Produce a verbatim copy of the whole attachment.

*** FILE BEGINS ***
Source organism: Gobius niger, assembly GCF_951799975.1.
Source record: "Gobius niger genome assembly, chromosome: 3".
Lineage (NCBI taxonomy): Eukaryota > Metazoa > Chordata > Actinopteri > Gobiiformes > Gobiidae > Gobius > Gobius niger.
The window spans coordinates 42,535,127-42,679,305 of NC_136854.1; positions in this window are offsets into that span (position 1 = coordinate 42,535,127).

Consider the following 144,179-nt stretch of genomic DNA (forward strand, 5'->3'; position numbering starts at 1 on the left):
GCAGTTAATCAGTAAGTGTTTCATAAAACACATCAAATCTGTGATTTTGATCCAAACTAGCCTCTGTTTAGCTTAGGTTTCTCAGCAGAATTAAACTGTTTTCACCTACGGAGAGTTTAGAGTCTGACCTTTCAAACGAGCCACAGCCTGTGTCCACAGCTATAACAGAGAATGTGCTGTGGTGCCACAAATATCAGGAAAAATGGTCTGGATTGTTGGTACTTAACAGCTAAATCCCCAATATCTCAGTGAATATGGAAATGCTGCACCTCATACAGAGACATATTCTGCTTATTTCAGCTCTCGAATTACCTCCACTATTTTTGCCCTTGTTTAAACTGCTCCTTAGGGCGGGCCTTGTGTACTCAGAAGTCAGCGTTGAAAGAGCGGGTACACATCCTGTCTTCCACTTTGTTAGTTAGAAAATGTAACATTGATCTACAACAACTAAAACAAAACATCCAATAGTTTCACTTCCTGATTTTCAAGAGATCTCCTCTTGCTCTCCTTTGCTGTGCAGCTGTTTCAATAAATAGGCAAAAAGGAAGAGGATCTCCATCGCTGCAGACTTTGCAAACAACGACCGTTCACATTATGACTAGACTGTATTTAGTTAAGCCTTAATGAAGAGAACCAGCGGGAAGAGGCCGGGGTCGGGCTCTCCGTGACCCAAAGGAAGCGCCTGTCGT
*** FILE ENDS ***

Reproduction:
Source organism: Gobius niger, assembly GCF_951799975.1.
Source record: "Gobius niger genome assembly, chromosome: 3".
Lineage (NCBI taxonomy): Eukaryota > Metazoa > Chordata > Actinopteri > Gobiiformes > Gobiidae > Gobius > Gobius niger.
The window spans coordinates 42,535,127-42,679,305 of NC_136854.1; positions in this window are offsets into that span (position 1 = coordinate 42,535,127).

Consider the following 144,179-nt stretch of genomic DNA (forward strand, 5'->3'; position numbering starts at 1 on the left):
GCAGTTAATCAGTAAGTGTTTCATAAAACACATCAAATCTGTGATTTTGATCCAAACTAGCCTCTGTTTAGCTTAGGTTTCTCAGCAGAATTAAACTGTTTTCACCTACGGAGAGTTTAGAGTCTGACCTTTCAAACGAGCCACAGCCTGTGTCCACAGCTATAACAGAGAATGTGCTGTGGTGCCACAAATATCAGGAAAAATGGTCTGGATTGTTGGTACTTAACAGCTAAATCCCCAATATCTCAGTGAATATGGAAATGCTGCACCTCATACAGAGACATATTCTGCTTATTTCAGCTCTCGAATTACCTCCACTATTTTTGCCCTTGTTTAAACTGCTCCTTAGGGCGGGCCTTGTGTACTCAGAAGTCAGCGTTGAAAGAGCGGGTACACATCCTGTCTTCCACTTTGTTAGTTAGAAAATGTAACATTGATCTACAACAACTAAAACAAAACATCCAATAGTTTCACTTCCTGATTTTCAAGAGATCTCCTCTTGCTCTCCTTTGCTGTGCAGCTGTTTCAATAAATAGGCAAAAAGGAAGAGGATCTCCATCGCTGCAGACTTTGCAAACAACGACCGTTCACATTATGACTAGACTGTATTTAGTTAAGCCTTAATGAAGAGAACCAGCGGGAAGAGGCCGGGGTCGGGCTCTCCGTGACCCAAAGGAAGCGCCTGTCGT